HIF function has also been studied in some detail in myeloid cells. Cre-LoxP–based elimination of HIF-1α in cells of the myeloid lineage (lysozyme M promoter) have revealed multiple features that importantly implicate metabolic control of myeloid function.37 In particular, these studies have shown that PMN and macrophage bacterial killing capacities are severely limited in the absence of HIF-1α, as HIF-1α is central to production of antimicrobial peptides and granule proteases. These findings are explained, at least in part, by the inability of myeloid cells to mount appropriate metabolic responses to the diminished O2 characteristic of infectious sites.37 Finally, compelling evidence has revealed that HIF-1α transcriptionally controls the critical integrin important in all myeloid cell adhesion and transmigration (namely, the β2 integrin [CD18]).38,39 Such findings are important for our current understanding of the role of functional PMN in IBD. A recent study, for example, used PMN depletion to document a central role for PMN in the resolution of inflammation in several murine IBD models.40
MICROENVIRONMENTAL CONTROL OF NUCLEAR FACTOR κB IN IBD
The oxygen-dependent regulation of the microenvironment may not be restricted to the HIF pathway and may provide a means to better understand how hypoxia contributes to other aspects of inflammation. For instance, nuclear factor κB (NF-κB) may interact with the HIF pathway and is activated during inflammation. NF-κB consists of either homodimers or heterodimers, which, on activation, translocate to the nucleus and bind with the transcriptional coactivator CBP/p300 to initiate transcription or repression of various genes. The activity of NF-κB is regulated by the inhibitory IκB proteins.41 The best-studied complex is IκBα bound to the NF-κB p50–p65 dimer.41 The interaction with IκBα inhibits NF-κB from binding to DNA and maintains the complex in the cytoplasm. On activation by various extracellular signals, IκB kinase (IKK) is activated, resulting in phosphorylation42 and polyubiquitylation of IκBα43. The polyubiquitinated IκBα is then selectively degraded by the S26 proteasome. Once dissociated from IκBα, NF-κB rapidly enters the nucleus and activates gene expression.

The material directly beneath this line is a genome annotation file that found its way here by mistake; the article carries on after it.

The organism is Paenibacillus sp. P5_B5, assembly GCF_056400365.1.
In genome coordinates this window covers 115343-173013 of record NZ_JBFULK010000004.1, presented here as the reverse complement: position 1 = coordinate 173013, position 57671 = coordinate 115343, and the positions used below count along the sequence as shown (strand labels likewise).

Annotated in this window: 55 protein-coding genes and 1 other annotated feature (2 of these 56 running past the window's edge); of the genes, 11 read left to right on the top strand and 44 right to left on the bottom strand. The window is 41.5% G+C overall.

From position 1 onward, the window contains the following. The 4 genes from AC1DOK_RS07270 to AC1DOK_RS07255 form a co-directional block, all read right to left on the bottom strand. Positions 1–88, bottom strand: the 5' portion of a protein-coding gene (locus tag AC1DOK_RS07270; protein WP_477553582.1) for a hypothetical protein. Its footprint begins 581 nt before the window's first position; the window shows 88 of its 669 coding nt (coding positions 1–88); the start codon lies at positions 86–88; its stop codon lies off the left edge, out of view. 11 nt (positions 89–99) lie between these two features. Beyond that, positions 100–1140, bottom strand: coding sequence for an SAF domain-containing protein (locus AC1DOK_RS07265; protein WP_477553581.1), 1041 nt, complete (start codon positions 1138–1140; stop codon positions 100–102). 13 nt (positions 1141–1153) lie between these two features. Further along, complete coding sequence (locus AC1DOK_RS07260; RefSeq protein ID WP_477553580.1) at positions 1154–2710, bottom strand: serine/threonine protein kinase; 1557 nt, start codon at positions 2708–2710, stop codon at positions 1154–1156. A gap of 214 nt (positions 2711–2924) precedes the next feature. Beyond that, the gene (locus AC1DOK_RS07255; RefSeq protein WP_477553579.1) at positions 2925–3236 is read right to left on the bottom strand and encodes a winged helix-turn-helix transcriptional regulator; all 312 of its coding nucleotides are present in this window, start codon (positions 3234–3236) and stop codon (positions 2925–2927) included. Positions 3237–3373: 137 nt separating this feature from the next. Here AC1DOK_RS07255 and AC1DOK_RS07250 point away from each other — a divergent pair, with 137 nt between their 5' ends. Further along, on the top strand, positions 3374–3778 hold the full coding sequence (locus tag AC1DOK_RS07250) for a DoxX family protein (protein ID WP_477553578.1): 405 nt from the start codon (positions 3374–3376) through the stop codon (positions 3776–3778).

It is now appreciated that NF-κB–dependent pathways are also regulated by the enzymes that promote the degradation of HIF-α subunits (namely HIF prolyl hydroxylases [PHDs]) and that the usefulness of PHD inhibitors in murine colitis models also target the NF-κB pathway.26 Indeed, hypoxia has been shown to activate NF-κB, and this activation seems, at least in part, to be dependent on PHD-mediated hydroxylation44,45 of IKKβ.38 In normoxia, IKKβ activity is held in check through LXXLAP-dependent hydroxylation by PHD1 and PHD2.45 It is notable that conditional deletion of the NF-κB pathway in intestinal epithelial cells in mice leads to an increased susceptibility to colitis,46 similar to that of the mice expressing homozygous mutant HIF-1α.15 This implicates epithelial NF-κB in a prominently protective role in colitis, probably through the expression of antiapoptotic genes in intestinal epithelial cells and through enhanced epithelial barrier function. Some studies have suggested that both the HIF and NF-κB pathways may also be influenced by mediators found within inflammatory sites, including microbial products, cytokines, and even intact bacteria.37 NF-κB is a classic transcriptional regulator activated by a spectrum of agonists, the activation of which drives a complex series of receptor-mediated signaling pathways. Recent studies indicate that transcription of HIF-1α is activated by NF-κB–mediated signaling.47 Inflammation-associated upregulation of HIF-1α mRNA occurs in an NF-κB-dependent manner.47 It also seems that increased NF-κB activity in hypoxia can be regulated by HIF-1,48 and thus, a cross-regulatory loop may exist between these 2 pathways and may involve other transcriptional regulators that bear nonredundant PHD sensitivity, including activating transcription factor-4 and Notch,49,50 both critical regulators of cell fate. Given that intestinal epithelial cells are situated in an environment with constant exposure to potentially inflammatory stimuli, the cross-regulation of HIF and NF-κB may have profound implications for intestinal epithelial cell function and survival under both homeostatic and disease conditions.